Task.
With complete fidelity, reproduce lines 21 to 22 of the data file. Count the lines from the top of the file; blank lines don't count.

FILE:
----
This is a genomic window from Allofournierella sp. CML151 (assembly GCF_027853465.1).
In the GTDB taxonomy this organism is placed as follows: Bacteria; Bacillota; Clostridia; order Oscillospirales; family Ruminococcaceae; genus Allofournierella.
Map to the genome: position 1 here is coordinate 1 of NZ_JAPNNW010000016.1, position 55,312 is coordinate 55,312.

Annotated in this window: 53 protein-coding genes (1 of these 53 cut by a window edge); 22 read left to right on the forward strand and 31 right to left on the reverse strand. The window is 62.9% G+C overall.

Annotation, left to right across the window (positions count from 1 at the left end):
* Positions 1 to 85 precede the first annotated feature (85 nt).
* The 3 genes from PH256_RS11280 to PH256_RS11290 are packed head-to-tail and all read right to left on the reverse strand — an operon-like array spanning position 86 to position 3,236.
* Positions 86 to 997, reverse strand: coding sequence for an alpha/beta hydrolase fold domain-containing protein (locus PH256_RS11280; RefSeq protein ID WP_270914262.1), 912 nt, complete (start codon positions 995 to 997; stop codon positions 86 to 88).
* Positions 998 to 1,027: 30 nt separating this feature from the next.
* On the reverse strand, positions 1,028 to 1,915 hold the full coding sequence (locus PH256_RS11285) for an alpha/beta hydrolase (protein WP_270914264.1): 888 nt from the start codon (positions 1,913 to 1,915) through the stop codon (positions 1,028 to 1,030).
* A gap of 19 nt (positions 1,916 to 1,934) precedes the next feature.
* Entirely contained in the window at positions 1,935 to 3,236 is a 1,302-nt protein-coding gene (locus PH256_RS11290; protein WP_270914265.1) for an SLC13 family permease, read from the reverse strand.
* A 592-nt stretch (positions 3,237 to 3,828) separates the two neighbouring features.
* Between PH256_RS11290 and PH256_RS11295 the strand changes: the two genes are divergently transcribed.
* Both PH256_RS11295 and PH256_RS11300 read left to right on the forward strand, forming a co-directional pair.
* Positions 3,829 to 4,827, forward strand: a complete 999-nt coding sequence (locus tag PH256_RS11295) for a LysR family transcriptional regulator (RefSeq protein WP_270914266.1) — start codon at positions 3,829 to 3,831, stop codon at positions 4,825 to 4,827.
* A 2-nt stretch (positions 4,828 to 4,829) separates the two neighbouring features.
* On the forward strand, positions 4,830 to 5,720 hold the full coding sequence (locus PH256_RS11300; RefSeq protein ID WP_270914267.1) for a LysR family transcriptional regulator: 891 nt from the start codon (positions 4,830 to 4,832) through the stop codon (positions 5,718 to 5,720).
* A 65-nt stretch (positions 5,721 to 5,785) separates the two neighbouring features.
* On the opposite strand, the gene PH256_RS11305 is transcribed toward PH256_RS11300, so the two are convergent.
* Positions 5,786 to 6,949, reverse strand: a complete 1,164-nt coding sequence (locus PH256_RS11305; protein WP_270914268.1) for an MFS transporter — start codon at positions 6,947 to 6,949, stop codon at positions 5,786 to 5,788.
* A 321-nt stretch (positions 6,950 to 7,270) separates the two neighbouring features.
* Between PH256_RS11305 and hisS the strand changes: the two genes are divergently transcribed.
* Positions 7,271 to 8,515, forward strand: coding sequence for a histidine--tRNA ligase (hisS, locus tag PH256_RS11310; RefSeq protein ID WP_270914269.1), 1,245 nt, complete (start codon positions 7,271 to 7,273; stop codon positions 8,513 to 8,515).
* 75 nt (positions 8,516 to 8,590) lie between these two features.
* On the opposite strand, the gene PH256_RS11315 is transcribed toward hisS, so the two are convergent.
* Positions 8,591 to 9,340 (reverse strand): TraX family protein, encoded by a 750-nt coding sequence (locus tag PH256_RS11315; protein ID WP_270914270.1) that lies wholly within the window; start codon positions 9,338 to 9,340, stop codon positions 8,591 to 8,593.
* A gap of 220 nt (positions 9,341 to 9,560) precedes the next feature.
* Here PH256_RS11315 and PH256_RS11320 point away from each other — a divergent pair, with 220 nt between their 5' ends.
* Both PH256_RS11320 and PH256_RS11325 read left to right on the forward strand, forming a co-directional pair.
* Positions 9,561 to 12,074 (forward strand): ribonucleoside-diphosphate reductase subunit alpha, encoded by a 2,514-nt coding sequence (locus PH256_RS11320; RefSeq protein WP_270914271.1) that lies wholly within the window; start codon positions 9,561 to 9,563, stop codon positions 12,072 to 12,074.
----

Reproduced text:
* Positions 5,786 to 6,949, reverse strand: a complete 1,164-nt coding sequence (locus PH256_RS11305; protein WP_270914268.1) for an MFS transporter — start codon at positions 6,947 to 6,949, stop codon at positions 5,786 to 5,788.
* A 321-nt stretch (positions 6,950 to 7,270) separates the two neighbouring features.